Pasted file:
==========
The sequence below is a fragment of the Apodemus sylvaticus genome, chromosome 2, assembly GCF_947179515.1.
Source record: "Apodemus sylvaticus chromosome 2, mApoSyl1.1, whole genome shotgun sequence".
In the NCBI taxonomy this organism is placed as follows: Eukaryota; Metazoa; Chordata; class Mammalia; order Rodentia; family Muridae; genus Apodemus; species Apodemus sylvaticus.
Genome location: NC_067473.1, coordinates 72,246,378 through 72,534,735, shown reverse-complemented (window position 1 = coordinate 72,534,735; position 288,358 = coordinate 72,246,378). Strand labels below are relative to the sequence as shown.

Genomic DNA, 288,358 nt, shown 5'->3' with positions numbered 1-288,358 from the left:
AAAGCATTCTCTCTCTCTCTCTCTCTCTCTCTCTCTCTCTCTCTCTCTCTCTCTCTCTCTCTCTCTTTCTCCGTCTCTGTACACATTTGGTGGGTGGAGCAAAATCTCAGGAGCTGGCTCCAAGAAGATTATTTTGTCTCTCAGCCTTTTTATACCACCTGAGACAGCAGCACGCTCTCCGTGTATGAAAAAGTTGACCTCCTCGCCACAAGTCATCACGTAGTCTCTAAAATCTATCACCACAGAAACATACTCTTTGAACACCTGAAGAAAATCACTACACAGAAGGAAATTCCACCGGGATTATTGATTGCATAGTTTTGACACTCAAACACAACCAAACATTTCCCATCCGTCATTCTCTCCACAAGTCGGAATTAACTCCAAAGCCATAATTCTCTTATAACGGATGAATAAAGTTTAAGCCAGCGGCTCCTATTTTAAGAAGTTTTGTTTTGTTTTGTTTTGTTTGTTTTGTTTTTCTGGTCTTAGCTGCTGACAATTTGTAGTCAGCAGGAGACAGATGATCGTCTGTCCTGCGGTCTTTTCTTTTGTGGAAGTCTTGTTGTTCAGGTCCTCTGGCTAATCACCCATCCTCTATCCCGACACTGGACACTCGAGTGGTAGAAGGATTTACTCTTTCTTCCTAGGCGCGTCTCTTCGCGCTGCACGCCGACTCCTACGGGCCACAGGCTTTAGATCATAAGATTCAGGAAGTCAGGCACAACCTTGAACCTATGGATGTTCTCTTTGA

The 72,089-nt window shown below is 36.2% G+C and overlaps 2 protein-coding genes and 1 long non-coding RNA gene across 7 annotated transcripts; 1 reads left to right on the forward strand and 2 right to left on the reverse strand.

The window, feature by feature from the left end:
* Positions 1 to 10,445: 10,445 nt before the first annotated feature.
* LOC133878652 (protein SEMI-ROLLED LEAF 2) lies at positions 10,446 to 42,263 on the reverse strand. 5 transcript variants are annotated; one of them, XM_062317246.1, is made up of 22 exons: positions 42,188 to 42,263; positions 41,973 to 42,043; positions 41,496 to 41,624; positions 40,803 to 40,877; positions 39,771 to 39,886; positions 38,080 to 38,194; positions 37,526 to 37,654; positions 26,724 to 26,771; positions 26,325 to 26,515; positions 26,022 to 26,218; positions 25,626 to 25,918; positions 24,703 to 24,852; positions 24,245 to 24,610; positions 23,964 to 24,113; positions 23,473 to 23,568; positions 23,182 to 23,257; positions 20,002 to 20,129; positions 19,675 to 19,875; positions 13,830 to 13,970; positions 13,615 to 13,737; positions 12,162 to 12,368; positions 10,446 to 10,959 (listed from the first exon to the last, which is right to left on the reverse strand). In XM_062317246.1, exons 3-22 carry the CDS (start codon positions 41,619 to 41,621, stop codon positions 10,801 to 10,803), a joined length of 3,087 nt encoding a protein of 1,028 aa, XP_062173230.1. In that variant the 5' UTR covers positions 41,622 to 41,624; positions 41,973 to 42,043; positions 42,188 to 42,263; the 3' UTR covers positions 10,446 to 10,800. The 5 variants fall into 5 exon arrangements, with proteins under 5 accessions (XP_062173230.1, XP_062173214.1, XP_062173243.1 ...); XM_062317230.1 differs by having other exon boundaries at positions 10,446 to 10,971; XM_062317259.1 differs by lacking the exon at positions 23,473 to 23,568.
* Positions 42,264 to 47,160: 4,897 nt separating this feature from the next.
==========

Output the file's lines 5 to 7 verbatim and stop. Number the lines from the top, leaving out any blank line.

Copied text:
Genomic DNA, 288,358 nt, shown 5'->3' with positions numbered 1-288,358 from the left:
AAAGCATTCTCTCTCTCTCTCTCTCTCTCTCTCTCTCTCTCTCTCTCTCTCTCTCTCTCTCTCTCTTTCTCCGTCTCTGTACACATTTGGTGGGTGGAGCAAAATCTCAGGAGCTGGCTCCAAGAAGATTATTTTGTCTCTCAGCCTTTTTATACCACCTGAGACAGCAGCACGCTCTCCGTGTATGAAAAAGTTGACCTCCTCGCCACAAGTCATCACGTAGTCTCTAAAATCTATCACCACAGAAACATACTCTTTGAACACCTGAAGAAAATCACTACACAGAAGGAAATTCCACCGGGATTATTGATTGCATAGTTTTGACACTCAAACACAACCAAACATTTCCCATCCGTCATTCTCTCCACAAGTCGGAATTAACTCCAAAGCCATAATTCTCTTATAACGGATGAATAAAGTTTAAGCCAGCGGCTCCTATTTTAAGAAGTTTTGTTTTGTTTTGTTTTGTTTGTTTTGTTTTTCTGGTCTTAGCTGCTGACAATTTGTAGTCAGCAGGAGACAGATGATCGTCTGTCCTGCGGTCTTTTCTTTTGTGGAAGTCTTGTTGTTCAGGTCCTCTGGCTAATCACCCATCCTCTATCCCGACACTGGACACTCGAGTGGTAGAAGGATTTACTCTTTCTTCCTAGGCGCGTCTCTTCGCGCTGCACGCCGACTCCTACGGGCCACAGGCTTTAGATCATAAGATTCAGGAAGTCAGGCACAACCTTGAACCTATGGATGTTCTCTTTGA

The 72,089-nt window shown below is 36.2% G+C and overlaps 2 protein-coding genes and 1 long non-coding RNA gene across 7 annotated transcripts; 1 reads left to right on the forward strand and 2 right to left on the reverse strand.